Fargo business Charlie's Chow brings homestyle touches to a Midwest favorite
Since first trying puppy chow, Charlie's Chow creator Clayton Cottman said he "became a little obsessed" with the idea of creating new flavors. He's now selling his unique flavors of the regional treat online, and working toward getting his product into Fargo-Moorhead stores.
FARGO — Clayton Cottman never anticipated moving to North Dakota and starting a business producing gourmet "puppy chow," but that’s exactly where the Washington, D.C., native-turned-entrepreneur finds himself today.
Cottman studied culinary arts and has seen his career take him across the United States, from training with Emeril Lagasse to working as the executive chef at a seafood restaurant and in a food truck in the middle of North Dakota's oil patch. In the latest chapter of his culinary career, Cottman founded Uncle Charlie's Homestyle Snacks and is bringing its first offering, Charlie's Chow , to market.
When Cottman moved to North Dakota in 2015, he said one of the things he missed most were his great-aunt Thelma's renowned from-scratch cakes
"If you could find any reason to stop by her house, you could have a piece of one of her cakes," Cottman said. "You didn't really even have to ask."
One cake was untouchable, however — the cheesecake Thelma made for Uncle Charlie.
"When I was a child, I wanted nothing more than the one thing I couldn't have, which were the cheesecakes that my Aunt Thelma would make for my Uncle Charlie," Cottman explained.
Capturing the love
On every step of his culinary journey across the country, Cottman sought to replicate the feeling of eating Thelma's cakes.
"Each opportunity brought me one step closer to finding what I didn't really realize I was looking for at the time, the kind of love I felt when I would taste Aunt Thelma's cakes," he said. "I really wanted something that took me back to Uncle Charlie's cheesecakes."
Cottman found exactly that when he was introduced to puppy chow in Fargo, where he said the cereal tossed in peanut butter, melted chocolate and powdered sugar "knocked my socks off."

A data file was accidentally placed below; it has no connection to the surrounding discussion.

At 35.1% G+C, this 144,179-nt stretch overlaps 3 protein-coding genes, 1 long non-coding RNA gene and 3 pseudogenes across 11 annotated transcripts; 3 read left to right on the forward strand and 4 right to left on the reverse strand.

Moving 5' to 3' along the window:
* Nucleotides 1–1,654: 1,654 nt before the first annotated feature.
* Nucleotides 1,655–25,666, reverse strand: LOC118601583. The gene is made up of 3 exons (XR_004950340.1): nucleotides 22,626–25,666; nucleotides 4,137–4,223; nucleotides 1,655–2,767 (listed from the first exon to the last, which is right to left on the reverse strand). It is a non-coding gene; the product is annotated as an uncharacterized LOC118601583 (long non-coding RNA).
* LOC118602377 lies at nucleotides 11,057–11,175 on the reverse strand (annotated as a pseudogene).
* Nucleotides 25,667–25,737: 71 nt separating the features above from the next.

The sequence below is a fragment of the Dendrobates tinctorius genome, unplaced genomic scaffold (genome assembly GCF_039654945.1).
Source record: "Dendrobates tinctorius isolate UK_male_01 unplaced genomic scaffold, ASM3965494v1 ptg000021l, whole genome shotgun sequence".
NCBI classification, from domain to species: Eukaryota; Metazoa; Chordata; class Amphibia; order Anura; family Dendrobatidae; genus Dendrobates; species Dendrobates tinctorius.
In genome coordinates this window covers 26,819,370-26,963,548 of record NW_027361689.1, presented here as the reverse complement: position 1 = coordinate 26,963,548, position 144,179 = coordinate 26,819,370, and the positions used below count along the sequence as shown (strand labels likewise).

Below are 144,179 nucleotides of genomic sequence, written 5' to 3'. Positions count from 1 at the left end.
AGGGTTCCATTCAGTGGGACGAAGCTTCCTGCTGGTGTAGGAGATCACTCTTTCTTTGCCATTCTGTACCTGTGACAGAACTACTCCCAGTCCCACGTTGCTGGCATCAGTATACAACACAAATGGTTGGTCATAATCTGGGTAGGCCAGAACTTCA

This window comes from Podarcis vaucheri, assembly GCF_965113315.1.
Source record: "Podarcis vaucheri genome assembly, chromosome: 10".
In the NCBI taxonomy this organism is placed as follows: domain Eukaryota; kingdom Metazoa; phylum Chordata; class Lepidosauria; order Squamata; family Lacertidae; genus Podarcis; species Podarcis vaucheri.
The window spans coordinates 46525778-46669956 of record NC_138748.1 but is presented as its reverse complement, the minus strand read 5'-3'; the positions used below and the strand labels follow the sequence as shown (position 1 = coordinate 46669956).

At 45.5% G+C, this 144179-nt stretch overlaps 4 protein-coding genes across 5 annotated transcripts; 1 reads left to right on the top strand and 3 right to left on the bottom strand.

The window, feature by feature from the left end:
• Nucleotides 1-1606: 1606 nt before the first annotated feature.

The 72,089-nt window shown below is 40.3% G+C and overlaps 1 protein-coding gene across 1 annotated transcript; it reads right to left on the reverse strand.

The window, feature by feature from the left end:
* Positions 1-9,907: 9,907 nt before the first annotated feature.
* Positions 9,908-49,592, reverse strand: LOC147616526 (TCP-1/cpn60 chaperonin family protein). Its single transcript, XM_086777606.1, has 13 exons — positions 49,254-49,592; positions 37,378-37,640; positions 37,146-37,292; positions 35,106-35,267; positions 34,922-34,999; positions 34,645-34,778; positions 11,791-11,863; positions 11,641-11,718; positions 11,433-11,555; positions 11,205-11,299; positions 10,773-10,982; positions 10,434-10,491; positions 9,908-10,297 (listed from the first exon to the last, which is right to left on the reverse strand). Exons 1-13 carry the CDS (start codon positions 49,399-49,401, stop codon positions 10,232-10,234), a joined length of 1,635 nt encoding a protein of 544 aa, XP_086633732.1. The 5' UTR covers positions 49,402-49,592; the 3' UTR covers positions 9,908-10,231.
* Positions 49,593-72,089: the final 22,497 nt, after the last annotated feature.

"I could pretty much instantly feel the care that went into making the batches," he explained.
Since then, Cottman said he "became a little obsessed" with the idea of creating new flavors. He spent a year and a half perfecting the first batch of flavors: brownie truffle, red velvet, cotton candy, banana split and orange creamsicle.
The final challenge was settling on a name for his first product line.
"When it came to naming our company, there was no question in my mind that I needed to honor and pay homage to the guy who inspired it all, which was my Uncle Charlie," Cottman explained.
'Wearing a lot of hats'
Uncle Charlie's back-office operations are based in the Black Building in downtown Fargo, but the company leases a commercial kitchen elsewhere in north Fargo to produce and package Charlie's Chow.
Cottman employs a team of five to assist in administrative tasks as well as production but still juggles numerous responsibilities on a daily basis.
"I end up wearing a lot of hats on a given day. I multitask constantly," he said.
Many of the principles he learned in his culinary training — discipline, creativity and having a routine — have come in handy in business, he explained.
"A lot of times I end up being my own administrative assistant, my own chemist, my own marketing department in some instances. It's exhausting, honestly, but I've never been happier," Cottman concluded.
A Fargo favorite
Charlie's Chow is available for sale at EatCharliesChow.com , where online sales have been "going good", Cottman reported.
"A lot of people from all over the county are identifying with this snack and gravitating towards it," he said.
Though he never anticipated settling down in North Dakota, living in Fargo "just feels right", Cottman said. It's why he hopes to make Charlie's Chow a fixture in grocery carts throughout the metro area.
Uncle Charlie's is working with "quite a few" local stores to get Charlie's Chow on shelves within the next month, hoping that the snack will be available across the Fargo-Moorhead area before the holiday season begins.
"I'd like to make sure that we have a strong presence right here in our backyard," Cottman said. "This is one of the ways we'd like to give back to the community and make this snack something that the Fargo-Moorhead area can be proud of."